While not all of our goals have been achieved, the Malaysian people should be proud of how far we have come. The 14th General Election enabled a peaceful transition of power for the first time in Malaysia’s history, followed by installation of a new set of Election Commissioners. Since the new team took over, they have improved on the processes of conducting elections, started the process of cleaning up the electoral roll and engaged more with civil society organisations and other stakeholders. An Electoral Reform Committee (ERC) was established with a two-year mandate to explore all areas of reform needed to make our electoral system more robust and fair. Unlike previously, BERSIH 2.0 has been in multiple public dialogues and engagement with the Election Commission and was represented in the ERC to push for electoral reforms. On the table is a review of the current First-Past-The-Post (FPTP) election system, delineation, voters registration, election management body reform, caretaker government, voters education, political financing and all related legal amendments needed. Plans are also underway to lower the voting age to 18, releasing a block of another 4 million voters by GE15 and implementing automatic voters registration.

Our work has not ended, it probably never will. Like you, we are not satisfied with the slow pace of reforms. We acknowledge that things have not turned out the way voters imagined it to be. But progress is not linear and cynicism is not a solution. We do a disservice to ourselves if we give up on our democracy.
From day one, BERSIH 2.0 is clear about our role as an electoral watchdog. We have expanded our scope of work to include spreading public education, monitoring elections, conducting research for policies and legislation related to elections and democracy, and lobbying key legislators and stakeholders to enact meaningful and concrete change.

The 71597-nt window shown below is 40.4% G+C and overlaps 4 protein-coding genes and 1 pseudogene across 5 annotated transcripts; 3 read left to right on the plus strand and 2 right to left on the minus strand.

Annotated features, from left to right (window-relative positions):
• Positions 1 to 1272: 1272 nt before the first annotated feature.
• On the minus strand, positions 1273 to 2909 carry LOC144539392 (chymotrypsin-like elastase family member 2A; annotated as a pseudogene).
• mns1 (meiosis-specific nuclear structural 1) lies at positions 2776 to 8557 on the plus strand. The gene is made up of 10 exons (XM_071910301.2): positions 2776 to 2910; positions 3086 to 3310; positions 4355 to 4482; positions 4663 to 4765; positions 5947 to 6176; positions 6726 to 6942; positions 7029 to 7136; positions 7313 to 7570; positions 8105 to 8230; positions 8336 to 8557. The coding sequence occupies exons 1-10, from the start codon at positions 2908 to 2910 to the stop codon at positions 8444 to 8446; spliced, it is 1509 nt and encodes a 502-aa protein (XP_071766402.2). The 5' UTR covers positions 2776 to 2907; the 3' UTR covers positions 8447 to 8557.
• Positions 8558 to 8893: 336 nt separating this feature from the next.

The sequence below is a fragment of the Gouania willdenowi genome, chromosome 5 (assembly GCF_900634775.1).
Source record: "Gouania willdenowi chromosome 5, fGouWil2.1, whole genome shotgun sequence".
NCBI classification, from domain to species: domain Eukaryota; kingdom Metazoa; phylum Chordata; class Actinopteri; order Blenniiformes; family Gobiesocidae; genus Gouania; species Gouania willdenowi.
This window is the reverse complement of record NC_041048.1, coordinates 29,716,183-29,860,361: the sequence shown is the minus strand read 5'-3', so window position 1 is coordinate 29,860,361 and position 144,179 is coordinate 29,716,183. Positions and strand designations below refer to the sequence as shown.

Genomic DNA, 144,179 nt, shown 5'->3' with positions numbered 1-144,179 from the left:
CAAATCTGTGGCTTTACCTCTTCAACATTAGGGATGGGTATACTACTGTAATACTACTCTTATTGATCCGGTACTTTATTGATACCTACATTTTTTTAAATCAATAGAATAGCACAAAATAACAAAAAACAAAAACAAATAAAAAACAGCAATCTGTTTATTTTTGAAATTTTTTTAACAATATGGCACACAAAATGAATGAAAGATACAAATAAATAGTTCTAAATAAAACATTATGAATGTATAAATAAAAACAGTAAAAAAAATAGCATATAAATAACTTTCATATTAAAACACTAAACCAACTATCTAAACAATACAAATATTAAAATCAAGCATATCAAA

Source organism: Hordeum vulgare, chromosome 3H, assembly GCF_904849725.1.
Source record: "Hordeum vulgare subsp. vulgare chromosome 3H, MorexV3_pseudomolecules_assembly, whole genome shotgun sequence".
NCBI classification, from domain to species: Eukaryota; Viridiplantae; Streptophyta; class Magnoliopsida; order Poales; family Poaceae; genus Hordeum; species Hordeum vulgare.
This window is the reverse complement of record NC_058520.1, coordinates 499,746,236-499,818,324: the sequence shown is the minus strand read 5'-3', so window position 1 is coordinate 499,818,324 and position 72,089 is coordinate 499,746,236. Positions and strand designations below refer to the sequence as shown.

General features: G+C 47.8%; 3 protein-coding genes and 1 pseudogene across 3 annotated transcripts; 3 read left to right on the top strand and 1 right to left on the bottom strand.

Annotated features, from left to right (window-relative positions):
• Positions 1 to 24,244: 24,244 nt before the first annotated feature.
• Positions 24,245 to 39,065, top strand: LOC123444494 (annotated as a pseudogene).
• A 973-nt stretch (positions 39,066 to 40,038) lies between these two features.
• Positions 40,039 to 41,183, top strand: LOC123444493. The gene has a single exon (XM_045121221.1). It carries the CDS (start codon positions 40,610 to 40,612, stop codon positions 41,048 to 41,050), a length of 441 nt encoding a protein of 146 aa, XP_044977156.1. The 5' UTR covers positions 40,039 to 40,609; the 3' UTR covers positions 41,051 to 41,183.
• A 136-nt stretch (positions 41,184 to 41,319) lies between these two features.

The Bersih 2 rally and the subsequent protests have normalized protest as a legitimate action to express the Rakyat’s sentiments. At the same time, we are never reckless when it comes to organising big rallies especially when it concerns the health and safety of the participants. We reiterate that holding peaceful rallies are never, and can never be off the table, in a parliamentary democracy.

To celebrate and honor the 10th year anniversary of the historic Bersih 2 rally on 9th of July 2011, we call upon our supporters and volunteers to:

1) Share your stories through #KisahBersih709 or #BersihStories709, an oral history Campaign, which runs throughout July.
2) Wear yellow to commemorate the protest and share your pictures on social media.
3) Join our programs related to Bersih 2 rally’s 10th anniversary, starting with tonight’s webinar featuring the past and present Bersih chairpersons.

The people that showed up on 9 July 2011 in Kuala Lumpur and other cities globally saw that democracy manifest itself in the rakyat. A rally is simultaneously an event, a space, a community, a democratic ideal, and a sense of belonging which contribute to political socialization and civic participation.

BERSIH 2.0 once again thanks the Rakyat for their courage and support for the cause of free and fair elections and democracy shown on the 9th of July 2011. We must continue to be vigilant to work on Malaysian democracy. Let us always remember the moment when thousands of Malaysians sang Negaraku together, and how that made us feel. We will carry this spirit forward, till the fire next time.

Hidup, Hidup! Hidup, Rakyat!

Released by,
The Steering Committee of BERSIH 2.0


Last Updated on Friday, 09 July 2021 11:28
Debate with Mat Sabu, not prosecute him PDF Print E-mail
Wednesday, 21 September 2011 23:04

mat_sabuWE, the undersigned civil society organisations, collectively register our utter disgust over the prosecution of PAS deputy president Mohamad Sabu under Section 505 of the Penal Code with uttering statements tantamount to public mischief. He was even briefly arrested last night.

Charging Sabu goes against Prime Minister Datuk Seri Najib Tun Razak's pledge to promote openness and democracy on Malaysia Day.

It raises questions over the sincerity of PM Najib in announcing a series of reforms including amendment of the Printing Presses and Publications Act (PPPA), whether he has full control on the police or both.

We urge the government to immediately drop the politically-motivated charge of Sabu and stop intimidating dissidents who oppose and challenge official history and ideology.

Last Updated on Wednesday, 21 September 2011 23:15